Royal Crescent


Royal Crescent

The Royal Crescent is a notable residential road of 30 houses, laid out in a crescent, in the city of Bath, England. It was designed by the architect John Wood the Younger and built between 1767 and 1774. It is amongst the greatest examples of Georgian architecture to be found in the United Kingdom and is a grade I listed building. [cite web | title=Royal Crescent | work=Images of England | url=http://www.imagesofengland.org.uk/search/details.aspx?id=447275 | accessdate=2006-11-14] Together with his father John Wood, the Elder, John Wood the Younger was interested in occult and masonic symbolism; perhaps their creation of largest scale was their joint design of the Royal Crescent and the nearby Circus (originally called "the King's Circus"), which from the air can be observed to be a giant circle and crescent, symbolising the soleil-lune, the sun and moon. The Circus, along with Gay Street and Queens Square, forms a key shape which is also a masonic symbol.

The houses in the Crescent are a mixture of tenures — most are privately owned but a substantial minority of the property is owned by a housing association. Many of the houses in the Crescent have been split into flats.

Number 1 Royal Crescent is a museum, maintained by the Bath Preservation Trust, which illustrates how wealthy owners of the period might have furnished such a house. [cite web | title=No 1 Royal Crescent | work=Images of England | url=http://www.imagesofengland.org.uk/search/details.aspx?id=443488 | accessdate=2006-11-14]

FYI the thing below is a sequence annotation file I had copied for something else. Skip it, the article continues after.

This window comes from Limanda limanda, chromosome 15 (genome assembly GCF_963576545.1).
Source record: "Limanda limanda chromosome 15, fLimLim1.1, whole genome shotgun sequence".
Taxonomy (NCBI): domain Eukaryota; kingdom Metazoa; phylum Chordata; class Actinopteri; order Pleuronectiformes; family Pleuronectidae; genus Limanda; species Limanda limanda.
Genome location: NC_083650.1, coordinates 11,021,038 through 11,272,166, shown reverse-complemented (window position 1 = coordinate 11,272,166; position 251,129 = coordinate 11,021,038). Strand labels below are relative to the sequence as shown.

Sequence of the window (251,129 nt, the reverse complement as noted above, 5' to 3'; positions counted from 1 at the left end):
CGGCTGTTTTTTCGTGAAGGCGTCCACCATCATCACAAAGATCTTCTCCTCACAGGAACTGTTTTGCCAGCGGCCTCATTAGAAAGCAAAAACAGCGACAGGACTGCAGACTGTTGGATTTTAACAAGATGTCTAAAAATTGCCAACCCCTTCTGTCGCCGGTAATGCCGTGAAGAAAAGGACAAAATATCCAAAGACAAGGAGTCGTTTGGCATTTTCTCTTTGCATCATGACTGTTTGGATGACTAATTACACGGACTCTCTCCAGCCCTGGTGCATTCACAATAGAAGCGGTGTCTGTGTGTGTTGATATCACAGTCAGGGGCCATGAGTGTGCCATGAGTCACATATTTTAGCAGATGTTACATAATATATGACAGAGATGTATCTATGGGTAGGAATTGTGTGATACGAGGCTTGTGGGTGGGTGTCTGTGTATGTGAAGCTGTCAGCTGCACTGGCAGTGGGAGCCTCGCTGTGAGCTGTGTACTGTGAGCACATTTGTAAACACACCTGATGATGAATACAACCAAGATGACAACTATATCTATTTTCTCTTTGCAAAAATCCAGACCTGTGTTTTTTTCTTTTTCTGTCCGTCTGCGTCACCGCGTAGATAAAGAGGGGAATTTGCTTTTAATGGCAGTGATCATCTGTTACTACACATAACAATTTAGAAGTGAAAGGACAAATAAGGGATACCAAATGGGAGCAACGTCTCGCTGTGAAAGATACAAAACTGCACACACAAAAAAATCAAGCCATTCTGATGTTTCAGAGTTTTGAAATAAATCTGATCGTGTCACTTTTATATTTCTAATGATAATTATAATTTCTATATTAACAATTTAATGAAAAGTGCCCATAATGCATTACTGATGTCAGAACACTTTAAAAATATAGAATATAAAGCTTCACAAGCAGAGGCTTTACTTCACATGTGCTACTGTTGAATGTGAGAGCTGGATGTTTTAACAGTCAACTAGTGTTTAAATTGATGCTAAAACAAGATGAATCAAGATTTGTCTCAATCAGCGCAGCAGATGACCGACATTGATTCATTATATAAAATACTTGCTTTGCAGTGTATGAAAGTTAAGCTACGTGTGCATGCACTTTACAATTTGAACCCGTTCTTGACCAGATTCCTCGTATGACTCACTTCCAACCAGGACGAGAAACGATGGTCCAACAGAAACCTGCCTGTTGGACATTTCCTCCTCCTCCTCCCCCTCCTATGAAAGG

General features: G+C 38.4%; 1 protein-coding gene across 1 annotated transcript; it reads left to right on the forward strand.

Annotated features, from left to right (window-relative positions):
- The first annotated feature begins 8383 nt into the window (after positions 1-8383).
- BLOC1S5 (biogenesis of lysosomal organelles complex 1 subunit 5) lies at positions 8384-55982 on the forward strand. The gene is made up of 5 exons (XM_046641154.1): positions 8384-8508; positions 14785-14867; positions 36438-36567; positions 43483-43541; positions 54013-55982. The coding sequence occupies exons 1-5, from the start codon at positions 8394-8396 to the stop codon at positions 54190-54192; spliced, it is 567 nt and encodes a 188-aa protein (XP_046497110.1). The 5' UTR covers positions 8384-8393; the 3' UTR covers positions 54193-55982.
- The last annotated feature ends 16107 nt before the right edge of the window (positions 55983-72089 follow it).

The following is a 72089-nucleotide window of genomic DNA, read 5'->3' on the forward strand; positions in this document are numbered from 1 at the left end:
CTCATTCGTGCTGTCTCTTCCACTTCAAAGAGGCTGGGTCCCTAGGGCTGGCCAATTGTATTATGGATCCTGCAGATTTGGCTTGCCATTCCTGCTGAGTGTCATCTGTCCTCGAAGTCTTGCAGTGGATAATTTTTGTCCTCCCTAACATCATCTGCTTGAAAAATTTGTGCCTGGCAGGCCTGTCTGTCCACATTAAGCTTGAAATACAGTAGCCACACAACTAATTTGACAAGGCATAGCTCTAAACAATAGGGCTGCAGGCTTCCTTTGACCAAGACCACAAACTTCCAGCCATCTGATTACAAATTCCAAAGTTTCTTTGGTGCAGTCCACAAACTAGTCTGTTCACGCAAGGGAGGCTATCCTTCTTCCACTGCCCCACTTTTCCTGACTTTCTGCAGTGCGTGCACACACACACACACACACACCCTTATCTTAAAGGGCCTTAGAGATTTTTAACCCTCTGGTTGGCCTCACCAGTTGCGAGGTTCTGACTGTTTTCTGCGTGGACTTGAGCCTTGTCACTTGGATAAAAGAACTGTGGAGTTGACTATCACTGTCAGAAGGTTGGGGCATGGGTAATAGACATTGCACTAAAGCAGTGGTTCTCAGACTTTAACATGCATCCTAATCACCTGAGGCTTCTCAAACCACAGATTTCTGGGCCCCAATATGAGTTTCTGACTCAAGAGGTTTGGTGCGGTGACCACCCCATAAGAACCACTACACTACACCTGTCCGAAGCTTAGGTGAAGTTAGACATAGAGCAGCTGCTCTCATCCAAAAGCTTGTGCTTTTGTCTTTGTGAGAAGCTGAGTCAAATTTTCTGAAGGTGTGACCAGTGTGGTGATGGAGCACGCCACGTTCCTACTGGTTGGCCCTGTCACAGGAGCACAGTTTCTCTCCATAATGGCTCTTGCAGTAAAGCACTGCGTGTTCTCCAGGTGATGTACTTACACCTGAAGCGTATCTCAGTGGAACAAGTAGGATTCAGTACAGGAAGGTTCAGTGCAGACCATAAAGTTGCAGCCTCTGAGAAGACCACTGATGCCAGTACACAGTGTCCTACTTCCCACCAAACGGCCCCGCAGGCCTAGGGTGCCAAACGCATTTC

"The Royal Crescent Hotel" occupies the central properties of the Crescent, numbers 15 and 16.

Royal Victoria Park near the Crescent is a location for the launch of hot air balloons. Launches take place in summer, typically early morning or late evening.

For many years residents had to put up with tour buses passing their houses every few minutes during the summer. However, the road has now been closed to coaches and buses.

In 1965 the black comedy The Wrong Box (1966) used the Royal Crescent extensively as a location. The 1965 film Catch Us If You Can also had a sequence filmed outside the crescent and in one of its houses. It was thought by some that Oliver! (1968) used the Crescent for the 'Who Will Buy' sequence - this was, however, filmed on a massive set built for the production at Shepperton Studios.

In 2003, Time Team (series 10, episode 7) dug the Royal Crescent in search of a Roman cemetery and the Fosse Way.

Gallery

References

External links

* [http://www.royalcrescentbath.com/ The Royal Crescent Society]
* [http://www.minervaconservation.com/projects/royalcrescent.html View of the Royal Crescent]


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